Friday, August 28, 2009

You MUST see The Cove

Last night I ventured out on a school night to finally see District 9 with my friend Kent. We had been trying to see it for a week and showed up at the theatre to find that that it was pretty much sold out. Boo to that. We bought tix anyways and figured we would see something else if all that was left was crappy seats. Then we were very strangely followed up the escalator by the (?) Manager of the theatre who proceeded to natter at us incessantly about how District 9 was the sleeper hit of the summer, that it had been sold out for 2 weeks blah blah blah. Weirdness. Complete and total weirdness.

Anyways.... no decent seats so we went and saw The Cove instead.

We had both wanted to see it, but I knew it would be a hard movie to watch and thought I would have a chance to prepare myself for it. No such luck.

The Cove is an astounding piece of investigative journalism with the heart of an action thriller. Led by Louie Psihoyos, leader of the Ocean Preservation Society, and Richard O'Barry, an internationally recognized authority on dolphin training who is best known for his work on the 1960's TV show Flipper, the film follows a high-tech dive team on a mission to discover the truth about the international dolphin capture trade as practiced in Taji, Japan. Utilizing state-of-the-art techniques, including hidden microphones and cameras, the team uncovers how this small seaside village serves as a horrifying microcosm of massive ecological crimes happening worldwide. The Cove is also directed by Louie Psihoyos, who brings confidence and precision to his insider's account of this life-or-death covert operation. A celebrated photographer who has created images for National Geographic for 18 years, Psihoyos captures the magnificence of the dolphins themselves and the ocean that surrounds them.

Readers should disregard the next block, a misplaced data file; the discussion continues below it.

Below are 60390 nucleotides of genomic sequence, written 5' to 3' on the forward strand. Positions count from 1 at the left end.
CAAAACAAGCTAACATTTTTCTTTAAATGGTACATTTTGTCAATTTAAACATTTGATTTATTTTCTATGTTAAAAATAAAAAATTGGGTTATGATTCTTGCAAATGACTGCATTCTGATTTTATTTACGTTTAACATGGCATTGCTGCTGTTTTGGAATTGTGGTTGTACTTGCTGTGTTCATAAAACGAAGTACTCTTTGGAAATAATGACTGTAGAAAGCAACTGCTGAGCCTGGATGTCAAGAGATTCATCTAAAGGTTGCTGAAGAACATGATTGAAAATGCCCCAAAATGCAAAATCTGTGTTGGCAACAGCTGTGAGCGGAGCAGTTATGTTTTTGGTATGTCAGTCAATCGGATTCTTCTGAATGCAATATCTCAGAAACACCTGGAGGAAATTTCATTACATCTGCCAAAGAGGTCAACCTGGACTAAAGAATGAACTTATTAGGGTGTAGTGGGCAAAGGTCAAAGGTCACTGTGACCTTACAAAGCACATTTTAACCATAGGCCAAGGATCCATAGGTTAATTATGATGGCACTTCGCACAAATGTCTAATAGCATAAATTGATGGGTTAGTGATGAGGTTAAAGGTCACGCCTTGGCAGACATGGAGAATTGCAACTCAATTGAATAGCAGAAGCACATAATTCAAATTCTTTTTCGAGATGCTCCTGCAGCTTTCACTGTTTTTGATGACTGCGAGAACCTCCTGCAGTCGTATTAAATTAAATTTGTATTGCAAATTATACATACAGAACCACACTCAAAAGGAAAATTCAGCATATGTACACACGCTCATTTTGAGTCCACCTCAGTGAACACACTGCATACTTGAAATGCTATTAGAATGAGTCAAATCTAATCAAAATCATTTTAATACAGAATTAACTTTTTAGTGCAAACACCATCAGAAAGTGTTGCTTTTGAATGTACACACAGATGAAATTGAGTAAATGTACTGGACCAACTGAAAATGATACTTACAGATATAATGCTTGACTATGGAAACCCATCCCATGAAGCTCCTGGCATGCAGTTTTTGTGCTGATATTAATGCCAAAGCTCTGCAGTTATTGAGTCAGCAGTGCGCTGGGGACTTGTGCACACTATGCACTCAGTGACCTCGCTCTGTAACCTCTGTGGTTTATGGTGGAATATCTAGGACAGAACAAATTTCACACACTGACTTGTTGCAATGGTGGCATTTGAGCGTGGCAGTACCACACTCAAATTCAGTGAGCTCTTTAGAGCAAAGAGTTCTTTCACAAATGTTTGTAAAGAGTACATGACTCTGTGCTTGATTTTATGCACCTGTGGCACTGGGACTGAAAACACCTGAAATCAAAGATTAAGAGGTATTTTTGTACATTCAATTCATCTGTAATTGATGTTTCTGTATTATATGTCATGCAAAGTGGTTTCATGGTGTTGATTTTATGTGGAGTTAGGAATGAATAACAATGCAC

The Cove is probably the most important film I will see this year. It won the Audience Award at Sundance this year, and is likely to garner an Oscar nomination in the Documentary Category. Everyone should see this movie. It should be required viewing for any human being. It will devastate and anger you. There are five minutes in this movie that will sicken you.

Yes, Ric O'Barry is a little paranoid. But his paranoia is warranted. He is questioned repeatedly by the authorities in Taiji and is followed everywhere he goes. The guilt that he feels for his role in human kind's fascination with dolphins is palpable and is clearly the driving force in everything he does.

Some have said that what takes place in Japan is no different from a slaughterhouse. That the only reason that we are so up in arms about this is because Dolphins are cute and adorable. And to some extent, that may be true. But these are wild creatures that are being herded into a cove and butchered in the most inhumane fashion imaginable. There is also extensive research and anecdotal evidence demonstrating not only that these creatures are self aware, but that they have an intelligence that perhaps rivals our own. O'Barry speaks of one of the Flipper's recognising itself on TV and an Australian surfer tells an amazing story of a dolphin that T-Boned a shark that was hunting him while he was surfing.

This practice is beyond comprehension. Every year 23,000 Dolphins are slaughtered in Japan. The slaughter is hidden from public view in a secret cove, but the evidence is clear as the ocean honestly looks like it has had red paint poured in it. And why? Money. Dolphins are sold to "swim with the Dolphin" programmes and amusement parks for upwards of $150,000 each - of which both the fisherman and the town get a cut, The remainder are killed and apparently sold for meat - in spite of their often toxic mercury levels.
And the fact that is is condoned and supported by the Japanese Government and media is horrifying. Not only do they condone this barbaric practice, they also "pad" the International Whaling Commission by bribing impoverished nations to vote in their favour. The fisherman in this village are not sympathetic in the least, hiding behind the excuse that this is a cultural practice that Westerners do not understand, showing their anger and contempt at the film crew being there. Everyone involved seems determined to keep this slaughter a secret, not only from the world, but even from other Japanese citizens, many of whom seem unaware that this practice is taking place.

This is not an easy movie to watch. It produces a visceral response in many people. But it is a movie that you should watch. It is a film that is designed to awaken the activist in us all. No-one - human or otherwise - has a right to treat another creature in such a callous and cruel manner. This practice continues in Japan. It is scheduled to start again in September. Unless the world does something about it.
Check out this site for how you can get involved:

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